Answered By: Erin Guldbrandsen
Last Updated: Sep 10, 2017     Views: 1935

You can find newer scholarly articles to update your literature review with the following strategies:


 Try new searches in subject specific Walden Library databases.

First go into our subject specific databases and search with relevant keywords. Limit your search to the last 5 years to find more current articles. Try a variety of databases and keywords. 

See our Literature Review Guide to learn more about search skills in the Walden Library databases.


   Search Google Scholar for articles we may not have in the Walden Library.

Remember that not everything you find with Google Scholar is peer reviewed, nor is there a way to limit to peer reviewed items.

Learn more about searching with Google Scholar.


  Use citation chaining to find more recent articles that have cited older articles you already have.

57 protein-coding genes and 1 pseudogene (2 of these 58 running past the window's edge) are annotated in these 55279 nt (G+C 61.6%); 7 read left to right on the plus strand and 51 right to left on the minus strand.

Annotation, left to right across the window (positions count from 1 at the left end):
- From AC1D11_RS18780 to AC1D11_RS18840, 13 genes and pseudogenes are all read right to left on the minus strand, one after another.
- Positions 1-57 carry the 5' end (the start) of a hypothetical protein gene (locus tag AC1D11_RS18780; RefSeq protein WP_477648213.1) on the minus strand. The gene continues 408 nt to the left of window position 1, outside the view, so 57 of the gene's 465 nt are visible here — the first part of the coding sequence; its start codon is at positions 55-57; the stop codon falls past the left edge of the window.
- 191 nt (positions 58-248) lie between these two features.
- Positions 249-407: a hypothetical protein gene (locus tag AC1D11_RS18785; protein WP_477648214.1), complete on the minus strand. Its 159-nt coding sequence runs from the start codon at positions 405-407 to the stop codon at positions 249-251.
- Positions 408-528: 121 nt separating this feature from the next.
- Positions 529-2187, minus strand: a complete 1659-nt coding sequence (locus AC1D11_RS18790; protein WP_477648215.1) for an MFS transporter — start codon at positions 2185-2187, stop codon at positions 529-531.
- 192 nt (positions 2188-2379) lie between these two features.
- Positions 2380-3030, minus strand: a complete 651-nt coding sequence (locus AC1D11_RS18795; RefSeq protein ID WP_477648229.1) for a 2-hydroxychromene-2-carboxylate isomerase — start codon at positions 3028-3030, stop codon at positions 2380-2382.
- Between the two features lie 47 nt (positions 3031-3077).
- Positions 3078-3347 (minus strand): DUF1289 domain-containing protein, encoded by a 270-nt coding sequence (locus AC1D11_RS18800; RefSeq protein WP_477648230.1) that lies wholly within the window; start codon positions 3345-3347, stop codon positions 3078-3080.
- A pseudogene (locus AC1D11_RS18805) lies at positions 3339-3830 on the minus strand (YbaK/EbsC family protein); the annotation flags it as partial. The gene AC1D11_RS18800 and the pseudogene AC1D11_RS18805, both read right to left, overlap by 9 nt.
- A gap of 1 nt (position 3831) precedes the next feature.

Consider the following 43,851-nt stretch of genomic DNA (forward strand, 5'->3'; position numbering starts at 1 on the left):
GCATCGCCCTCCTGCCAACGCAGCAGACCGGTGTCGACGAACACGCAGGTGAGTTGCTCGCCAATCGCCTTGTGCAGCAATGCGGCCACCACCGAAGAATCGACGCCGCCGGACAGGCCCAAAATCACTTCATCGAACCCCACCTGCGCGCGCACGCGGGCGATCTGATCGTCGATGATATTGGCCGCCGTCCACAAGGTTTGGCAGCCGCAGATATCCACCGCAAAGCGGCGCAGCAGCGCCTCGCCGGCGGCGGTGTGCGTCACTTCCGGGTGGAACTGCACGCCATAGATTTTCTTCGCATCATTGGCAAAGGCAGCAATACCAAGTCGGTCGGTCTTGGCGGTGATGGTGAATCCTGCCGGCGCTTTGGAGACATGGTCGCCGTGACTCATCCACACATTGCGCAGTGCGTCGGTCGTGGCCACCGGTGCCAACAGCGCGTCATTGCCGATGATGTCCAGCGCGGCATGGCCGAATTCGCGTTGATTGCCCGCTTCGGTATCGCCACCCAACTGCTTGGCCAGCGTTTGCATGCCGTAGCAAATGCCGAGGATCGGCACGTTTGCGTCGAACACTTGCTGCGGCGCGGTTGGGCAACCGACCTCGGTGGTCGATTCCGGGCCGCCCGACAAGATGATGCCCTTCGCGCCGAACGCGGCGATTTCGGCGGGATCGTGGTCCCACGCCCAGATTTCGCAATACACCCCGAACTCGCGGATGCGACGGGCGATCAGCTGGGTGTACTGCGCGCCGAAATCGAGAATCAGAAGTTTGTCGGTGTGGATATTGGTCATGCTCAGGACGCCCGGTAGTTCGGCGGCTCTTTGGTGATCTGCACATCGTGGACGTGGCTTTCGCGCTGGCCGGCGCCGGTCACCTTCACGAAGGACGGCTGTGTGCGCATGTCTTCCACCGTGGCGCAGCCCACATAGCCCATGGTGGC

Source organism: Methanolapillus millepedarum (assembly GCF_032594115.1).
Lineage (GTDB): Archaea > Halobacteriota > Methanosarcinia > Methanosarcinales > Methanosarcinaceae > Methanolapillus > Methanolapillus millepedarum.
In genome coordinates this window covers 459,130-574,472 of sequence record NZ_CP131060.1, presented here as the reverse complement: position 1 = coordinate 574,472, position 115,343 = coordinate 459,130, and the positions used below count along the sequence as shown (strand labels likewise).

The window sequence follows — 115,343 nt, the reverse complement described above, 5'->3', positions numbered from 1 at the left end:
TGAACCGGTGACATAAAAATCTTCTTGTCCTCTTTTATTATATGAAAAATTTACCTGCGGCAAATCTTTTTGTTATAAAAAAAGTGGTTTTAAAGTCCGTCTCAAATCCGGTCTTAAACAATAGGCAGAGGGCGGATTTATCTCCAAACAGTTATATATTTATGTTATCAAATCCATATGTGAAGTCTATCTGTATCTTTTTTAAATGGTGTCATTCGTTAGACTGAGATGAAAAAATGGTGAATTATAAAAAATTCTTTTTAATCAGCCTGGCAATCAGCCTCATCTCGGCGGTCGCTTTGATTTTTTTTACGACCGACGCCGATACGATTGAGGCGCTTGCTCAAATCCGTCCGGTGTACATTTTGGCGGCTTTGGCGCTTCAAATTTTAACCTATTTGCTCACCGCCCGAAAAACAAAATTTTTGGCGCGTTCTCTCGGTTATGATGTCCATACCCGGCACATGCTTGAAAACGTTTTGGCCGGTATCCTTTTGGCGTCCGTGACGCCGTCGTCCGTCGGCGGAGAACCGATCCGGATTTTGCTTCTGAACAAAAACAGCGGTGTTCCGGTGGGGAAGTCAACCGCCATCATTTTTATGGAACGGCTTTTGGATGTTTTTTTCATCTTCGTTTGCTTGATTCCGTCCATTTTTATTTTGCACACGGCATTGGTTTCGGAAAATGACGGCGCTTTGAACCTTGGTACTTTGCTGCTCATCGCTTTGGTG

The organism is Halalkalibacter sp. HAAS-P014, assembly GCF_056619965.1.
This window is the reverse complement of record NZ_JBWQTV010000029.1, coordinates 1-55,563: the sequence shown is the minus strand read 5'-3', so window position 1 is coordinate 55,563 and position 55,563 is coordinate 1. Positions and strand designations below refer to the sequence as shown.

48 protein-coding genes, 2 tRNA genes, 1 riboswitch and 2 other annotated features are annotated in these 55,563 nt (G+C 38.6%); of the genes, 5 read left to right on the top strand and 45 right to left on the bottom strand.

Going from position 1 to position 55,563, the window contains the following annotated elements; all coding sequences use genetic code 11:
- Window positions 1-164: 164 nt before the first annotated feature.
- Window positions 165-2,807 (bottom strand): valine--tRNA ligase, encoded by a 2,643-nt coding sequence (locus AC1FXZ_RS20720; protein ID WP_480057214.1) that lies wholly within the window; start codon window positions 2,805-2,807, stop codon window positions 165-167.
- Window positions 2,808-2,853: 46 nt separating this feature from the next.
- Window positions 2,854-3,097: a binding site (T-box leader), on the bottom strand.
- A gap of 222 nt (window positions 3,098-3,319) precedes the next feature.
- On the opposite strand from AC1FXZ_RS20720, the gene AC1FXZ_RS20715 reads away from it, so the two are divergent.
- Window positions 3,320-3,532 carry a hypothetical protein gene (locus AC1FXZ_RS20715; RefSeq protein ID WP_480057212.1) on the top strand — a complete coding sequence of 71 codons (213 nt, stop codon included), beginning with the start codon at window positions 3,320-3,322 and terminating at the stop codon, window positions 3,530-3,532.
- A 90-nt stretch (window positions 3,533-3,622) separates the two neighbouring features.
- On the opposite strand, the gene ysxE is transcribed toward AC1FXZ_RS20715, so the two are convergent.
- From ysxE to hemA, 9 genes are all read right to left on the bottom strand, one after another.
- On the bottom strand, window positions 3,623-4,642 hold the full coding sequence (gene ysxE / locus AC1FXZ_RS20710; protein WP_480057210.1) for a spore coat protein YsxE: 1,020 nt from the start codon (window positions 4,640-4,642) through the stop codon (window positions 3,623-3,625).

Citation chaining means following the "threads" of research from one researcher citing others.

You can citation chain backwards or forwards, finding articles that cite older articles or finding newer articles that cite one you already have. Resources that cite your article will be newer than the article you've already found, so you would be finding more recent, relevant literature by searching for those.

Learn more about how to citation chain forward to find more recent research.


  Set up search alerts to stay current on any newly published articles related to your topic.

You can set up search alerts in databases or in Google Scholar. You will be alerted by email or other options when a database or Google Scholar adds a new article that matches your search.

Find out how to set up search alerts in Library databases.

Learn how to set up a search alert in Google Scholar.


  Make an appointment with your subject librarian.

You may want to speak with the Library Liaison for your school or program to make sure you've done a comprehensive search to update your literature review. We're happy to help!

Schedule an appointment for literature review help.



More information:


Do you have other Library questions?  Ask a Librarian!